The plot is typical of the period, though placing the monster attack during the G8 summit adds a political dimension that wasn’t in the original. There are really two human character threads: the G8 leaders arguing ineffectually about how to handle this incursion by an alien monster and a tabloid reporter (Natsuki Kato) and her photographer (Kazuki Kato), sent to cover the summit, who instead find themselves on the trail of a solution to the dilemma that is more traditional and metaphysical than the G8 leader’s tally of increasingly useless weapons of mass destruction.
The satirical depiction of the various world leaders is fairly risible in both a positive and negative way, though in the end too much time is given over to their bickering, racially stereotyped interaction. The quality of the dialogue and acting by the typical non-Japanese unknowns is simply not strong enough to last the distance. Here we have an idea that is quite humorous — and provides moments of genuine laughter — contained in a mishmash of slow-paced non-event that leaves you idling, waiting for another shot of the monster doing his thing. The Japanese actors are fine — and despite the fact that the G8 satire was clearly to the fore of Kawasaki’s intent, I suspect the film would have been more interesting as an entertainment, if he had allowed the “journalist seeking the truth” thread to develop more fully.
I must say, though, that the Mothra-like dance routine, used as the villagers’ ritual to summon help, is a highlight. It is well choreographed and very funny, especially when the sophisticated Tokyo journalist eagerly joins in.
I saw the film during the Japanese Film Festival in Sydney in early December. The audience was patchy, but cautiously enthusiastic, and duly laughed in most of the necessary places. I suspect the film encouraged the prejudices against the genre that some clearly had going in, and left those without a pre-existing disdain for daikaiju eiga less than satisfied. But many were willing to take it as it was and a few entered into the spirit of the ensuing Q&A with director Minuro Kawasaki with knowledgeable relish.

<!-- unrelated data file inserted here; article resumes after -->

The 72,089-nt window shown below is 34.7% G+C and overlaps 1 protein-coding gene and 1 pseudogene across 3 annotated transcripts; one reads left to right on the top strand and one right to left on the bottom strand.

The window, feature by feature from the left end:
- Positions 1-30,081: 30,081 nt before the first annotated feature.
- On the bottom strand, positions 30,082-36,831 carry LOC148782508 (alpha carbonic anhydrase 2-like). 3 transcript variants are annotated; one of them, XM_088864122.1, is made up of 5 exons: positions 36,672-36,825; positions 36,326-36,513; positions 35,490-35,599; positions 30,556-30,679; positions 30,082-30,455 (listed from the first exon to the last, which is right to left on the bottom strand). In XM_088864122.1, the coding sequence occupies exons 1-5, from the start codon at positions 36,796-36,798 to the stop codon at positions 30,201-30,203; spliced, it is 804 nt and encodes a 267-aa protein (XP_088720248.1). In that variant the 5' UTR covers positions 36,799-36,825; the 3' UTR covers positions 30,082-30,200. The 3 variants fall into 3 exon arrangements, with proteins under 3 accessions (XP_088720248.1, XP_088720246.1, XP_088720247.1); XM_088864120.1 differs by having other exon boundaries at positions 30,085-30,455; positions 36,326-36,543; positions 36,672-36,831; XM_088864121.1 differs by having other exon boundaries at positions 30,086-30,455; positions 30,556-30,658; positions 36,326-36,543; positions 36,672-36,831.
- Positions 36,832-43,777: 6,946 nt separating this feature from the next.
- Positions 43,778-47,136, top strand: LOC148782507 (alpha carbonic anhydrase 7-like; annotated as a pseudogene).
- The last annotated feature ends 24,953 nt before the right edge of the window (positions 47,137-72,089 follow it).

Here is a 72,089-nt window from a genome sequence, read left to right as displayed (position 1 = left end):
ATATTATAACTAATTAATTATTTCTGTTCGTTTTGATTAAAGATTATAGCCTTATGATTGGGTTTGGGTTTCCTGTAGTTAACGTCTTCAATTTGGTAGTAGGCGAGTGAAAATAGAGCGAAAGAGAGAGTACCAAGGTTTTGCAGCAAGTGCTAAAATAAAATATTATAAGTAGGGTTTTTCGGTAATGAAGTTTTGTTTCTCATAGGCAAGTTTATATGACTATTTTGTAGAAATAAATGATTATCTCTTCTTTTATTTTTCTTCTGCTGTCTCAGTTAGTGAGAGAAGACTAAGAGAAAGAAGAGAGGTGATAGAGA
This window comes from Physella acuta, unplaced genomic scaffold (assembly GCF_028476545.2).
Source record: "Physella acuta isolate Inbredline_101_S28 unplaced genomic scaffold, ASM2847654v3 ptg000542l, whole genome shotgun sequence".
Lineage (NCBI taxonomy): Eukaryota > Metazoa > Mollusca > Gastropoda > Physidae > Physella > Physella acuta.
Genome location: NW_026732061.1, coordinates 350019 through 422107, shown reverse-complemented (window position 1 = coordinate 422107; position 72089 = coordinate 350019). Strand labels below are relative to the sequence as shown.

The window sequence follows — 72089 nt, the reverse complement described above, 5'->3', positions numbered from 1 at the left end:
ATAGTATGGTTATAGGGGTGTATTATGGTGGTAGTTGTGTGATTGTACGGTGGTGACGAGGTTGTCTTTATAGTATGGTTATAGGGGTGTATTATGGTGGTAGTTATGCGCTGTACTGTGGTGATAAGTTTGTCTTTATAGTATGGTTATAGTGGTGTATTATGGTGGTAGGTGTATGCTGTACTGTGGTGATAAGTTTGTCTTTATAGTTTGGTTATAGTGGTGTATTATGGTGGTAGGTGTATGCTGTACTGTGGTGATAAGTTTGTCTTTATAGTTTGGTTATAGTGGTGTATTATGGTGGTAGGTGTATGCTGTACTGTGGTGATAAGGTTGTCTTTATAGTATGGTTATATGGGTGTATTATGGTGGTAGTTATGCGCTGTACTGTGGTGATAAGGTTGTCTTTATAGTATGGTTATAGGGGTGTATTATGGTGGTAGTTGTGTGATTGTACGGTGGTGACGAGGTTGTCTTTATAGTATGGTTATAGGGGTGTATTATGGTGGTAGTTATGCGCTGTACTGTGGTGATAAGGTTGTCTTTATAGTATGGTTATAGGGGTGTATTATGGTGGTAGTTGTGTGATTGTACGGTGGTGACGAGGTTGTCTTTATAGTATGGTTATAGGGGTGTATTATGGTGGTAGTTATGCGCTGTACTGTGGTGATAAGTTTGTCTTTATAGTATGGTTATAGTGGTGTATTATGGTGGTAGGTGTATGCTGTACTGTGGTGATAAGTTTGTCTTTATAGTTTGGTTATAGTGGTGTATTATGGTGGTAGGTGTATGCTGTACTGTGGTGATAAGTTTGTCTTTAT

One of the more interesting aspects of the film was the presence of Beat Takeshi as a multi-armed, giant, god-like figure (Takemajin) summoned by the ritual song-and-dance cabaret act of the villagers. When asked the question: “Was that really Beat Takeshi in the suit?” Kawasaki answered (as filtered through his interpreter and my memory):
That was the original intent. But Takeshi-san is getting on in years and when he climbed in the suit he found he couldn’t do it. So in the end he just supplied the voice and someone else was in the suit.
But the Takemajin kaiju was inspired by Takeshi in its general features and its mannerisms are a homage to him, including, according to Kawasaki, the peculiar crotch-focused dance performed by the unsophisticated villagers Who Know What Is Going On. Kawasaki also pointed out that in its design the Takemajin references the Daimajin film series (as well as King Seesar from the 1974 Godzilla vs Mechagodzilla, I would have thought) and is an amalgamation of a wide variety of Japanese gods, despite the multi-armed Indian qualities of his non-combative appearance.